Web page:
Some of the South Sudanese graduates who completed studies at the National University of Science and Technology and are stranded in Bulawayo, Zimbabwe. Photo: Ezra Tshisa Sibanda/VOA
MARYLAND — Fourteen South Sudanese nationals, who graduated Friday at the National University of Science and Technology in Zimbabwe’s second largest city, Bulawayo, say they are stranded following their government’s failure to provide them air tickets to return home. Their representative, Makuei Maker Chuny, said they have no food and accommodation due to lack of funds.
He told VOA Zimbabwe Service that they have tried in vain to get help from the Sudanese Embassy in Harare with indications that they won’t get help anytime soon.
“We have been here for six years and government was supposed to provide us two-way tickets, coming and going. Already we have only used one ticket, that is, coming from South Sudan to Zimbabwe … This is a very desperate situation. The school now is going to be closed, there would be no water supply on campus, no electricity. How can you survive? Moreover, we used to have a warden here but now there is no warden. We will be left in the building alone and it’s not good for our health.
“We are asking the government of South Sudan to provide us with air tickets as soon as possible. This should be done before the end of this week. We want to go home. If they don’t do that, we are going to occupy the embassy (South Sudan) as we have been doing because we are compelled by the situation. At the embassy it’s also not convenient for us. This should be a good ending. It should not be a bad ending. We have been struggling, we have been suffering here. They have not been consistent in sending money and sometimes we were evicted … We are urging our government to help us.”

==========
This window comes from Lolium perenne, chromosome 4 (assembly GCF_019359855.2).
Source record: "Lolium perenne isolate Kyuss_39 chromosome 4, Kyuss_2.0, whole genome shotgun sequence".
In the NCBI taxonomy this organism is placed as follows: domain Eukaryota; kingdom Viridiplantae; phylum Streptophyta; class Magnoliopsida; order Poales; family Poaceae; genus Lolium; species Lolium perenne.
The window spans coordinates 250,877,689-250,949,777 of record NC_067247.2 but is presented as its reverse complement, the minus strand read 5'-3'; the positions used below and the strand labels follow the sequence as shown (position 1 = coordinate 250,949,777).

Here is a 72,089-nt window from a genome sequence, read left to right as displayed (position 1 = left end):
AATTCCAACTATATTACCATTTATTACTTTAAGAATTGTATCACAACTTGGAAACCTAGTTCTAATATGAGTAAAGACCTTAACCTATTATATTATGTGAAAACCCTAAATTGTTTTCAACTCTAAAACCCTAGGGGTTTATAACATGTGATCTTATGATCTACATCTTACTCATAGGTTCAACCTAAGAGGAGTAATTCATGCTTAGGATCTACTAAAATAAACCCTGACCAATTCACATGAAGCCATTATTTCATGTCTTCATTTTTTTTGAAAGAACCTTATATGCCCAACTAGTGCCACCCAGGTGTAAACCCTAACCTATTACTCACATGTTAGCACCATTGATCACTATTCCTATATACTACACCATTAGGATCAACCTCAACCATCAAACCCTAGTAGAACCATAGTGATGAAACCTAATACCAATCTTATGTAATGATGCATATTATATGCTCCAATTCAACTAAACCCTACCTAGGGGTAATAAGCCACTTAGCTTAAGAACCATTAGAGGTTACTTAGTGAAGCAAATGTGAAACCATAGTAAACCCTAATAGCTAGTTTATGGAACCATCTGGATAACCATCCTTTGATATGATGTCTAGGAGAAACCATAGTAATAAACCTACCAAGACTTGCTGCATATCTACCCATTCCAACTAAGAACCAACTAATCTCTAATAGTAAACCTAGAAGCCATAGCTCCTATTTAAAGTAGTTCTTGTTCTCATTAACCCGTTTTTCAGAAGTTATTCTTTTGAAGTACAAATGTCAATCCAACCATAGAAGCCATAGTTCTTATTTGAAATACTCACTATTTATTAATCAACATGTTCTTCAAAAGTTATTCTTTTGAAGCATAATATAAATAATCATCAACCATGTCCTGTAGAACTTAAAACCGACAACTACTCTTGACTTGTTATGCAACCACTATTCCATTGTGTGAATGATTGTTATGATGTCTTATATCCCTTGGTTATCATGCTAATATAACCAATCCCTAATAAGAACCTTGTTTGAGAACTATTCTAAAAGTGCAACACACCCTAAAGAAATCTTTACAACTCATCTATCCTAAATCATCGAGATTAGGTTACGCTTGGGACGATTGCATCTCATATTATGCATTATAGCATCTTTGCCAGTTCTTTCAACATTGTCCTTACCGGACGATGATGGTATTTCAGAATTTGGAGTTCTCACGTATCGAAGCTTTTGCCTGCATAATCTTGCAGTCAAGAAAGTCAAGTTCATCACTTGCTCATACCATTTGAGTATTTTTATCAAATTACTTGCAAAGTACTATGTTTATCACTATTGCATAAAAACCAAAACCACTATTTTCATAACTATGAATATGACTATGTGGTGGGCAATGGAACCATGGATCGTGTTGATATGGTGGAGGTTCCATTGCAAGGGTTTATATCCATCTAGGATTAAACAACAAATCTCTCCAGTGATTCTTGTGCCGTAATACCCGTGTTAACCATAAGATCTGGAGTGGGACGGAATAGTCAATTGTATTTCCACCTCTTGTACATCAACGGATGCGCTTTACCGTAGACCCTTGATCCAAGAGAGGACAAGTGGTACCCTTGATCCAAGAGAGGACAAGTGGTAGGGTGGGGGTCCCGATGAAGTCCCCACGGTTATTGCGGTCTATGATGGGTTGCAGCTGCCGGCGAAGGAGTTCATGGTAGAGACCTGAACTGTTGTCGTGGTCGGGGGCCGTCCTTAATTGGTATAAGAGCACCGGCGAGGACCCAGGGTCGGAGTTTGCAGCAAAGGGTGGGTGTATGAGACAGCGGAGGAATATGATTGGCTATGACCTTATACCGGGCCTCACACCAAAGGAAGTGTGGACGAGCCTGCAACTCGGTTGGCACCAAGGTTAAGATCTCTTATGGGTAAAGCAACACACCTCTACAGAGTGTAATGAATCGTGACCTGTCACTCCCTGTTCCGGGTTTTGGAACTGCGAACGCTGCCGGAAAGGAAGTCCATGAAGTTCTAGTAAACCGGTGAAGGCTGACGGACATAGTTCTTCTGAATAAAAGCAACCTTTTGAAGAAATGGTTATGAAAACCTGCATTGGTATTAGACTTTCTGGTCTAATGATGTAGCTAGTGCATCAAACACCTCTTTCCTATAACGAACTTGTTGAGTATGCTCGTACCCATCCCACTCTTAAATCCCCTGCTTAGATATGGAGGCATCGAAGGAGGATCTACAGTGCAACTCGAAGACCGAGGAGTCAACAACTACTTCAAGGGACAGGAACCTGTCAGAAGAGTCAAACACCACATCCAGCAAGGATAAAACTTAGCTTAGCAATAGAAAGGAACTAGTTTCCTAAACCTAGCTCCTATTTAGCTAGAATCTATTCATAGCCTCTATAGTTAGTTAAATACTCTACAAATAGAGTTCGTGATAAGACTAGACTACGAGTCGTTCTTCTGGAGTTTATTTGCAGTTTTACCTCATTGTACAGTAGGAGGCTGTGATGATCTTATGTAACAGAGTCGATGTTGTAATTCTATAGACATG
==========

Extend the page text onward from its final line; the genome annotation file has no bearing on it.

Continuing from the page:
Chuny said it was unimaginable that his nation is failing to pay air tickets for few students.
“We are very few. We are 14 only. How can the whole nation fail to transport for 14 people? We thought this was not going to take even a week. I have written to many offices for two months asking them to provide tickets to my student colleagues but nothing has been done.
Our government hasn’t told us when they are going to provide us with tickets. I have been trying to communicate but nothing has come out clearly. So, I’m using this happening (graduation ceremony) in the presence of South Sudanese students in Zimbabwe to urge the government of South Sudan to provide our (air) tickets as soon as possible.”
He said they are ready to help their nation with skills they have acquired in Zimbabwe.
“We don’t want to be still here next week when we are already done with school. We have a lot of things. We have a lot of things that we can provide the country. The country does not have water supplies and here I’m with the skills which I’m able to provide. I was working with Bulawayo City Council and the (water) stations where I was are already operational. So, it is wise for the government of South Sudan to give us air tickets so we can go home quickly and then we settle and work on how we can deliver these services based on the skills that we have acquired in Zimbabwe.”
Chuny said the South Sudanese president should intervene as education officials are not helping them.
“… We are asking our president Salva Kiir (Mayardit) who is the one who provided us with these scholarships and he still has the powers to take us back home. It’s not good for someone who has graduated to remain in the same place.”
HE claimed that the country’s representatives in Zimbabwe have not been able to pay the air tickets for the students, who are desperate to go home.
“We have spoken to him (ambassador) but he dosen’t have the powers. He has been trying to go around asking people to assist but no one has responded as of now. I have also sent a delegation of those that graduated last year who are in Juba to pursue this issue of tickets but they have been thrown out of some offices, which is not good.
“We are not begging, we are citizens of South Sudan, we were brought here legally with the approval of the parliament of South Sudan and that whenever we finish here we will have our return tickets. Why are there no return tickets when we are done with the graduation.
You have been here for six years.”
South Sudanese officials in Harare did not respond to calls and messages sent on their mobile phones about the students’ plight. - Ezra Sibanda, Voice of America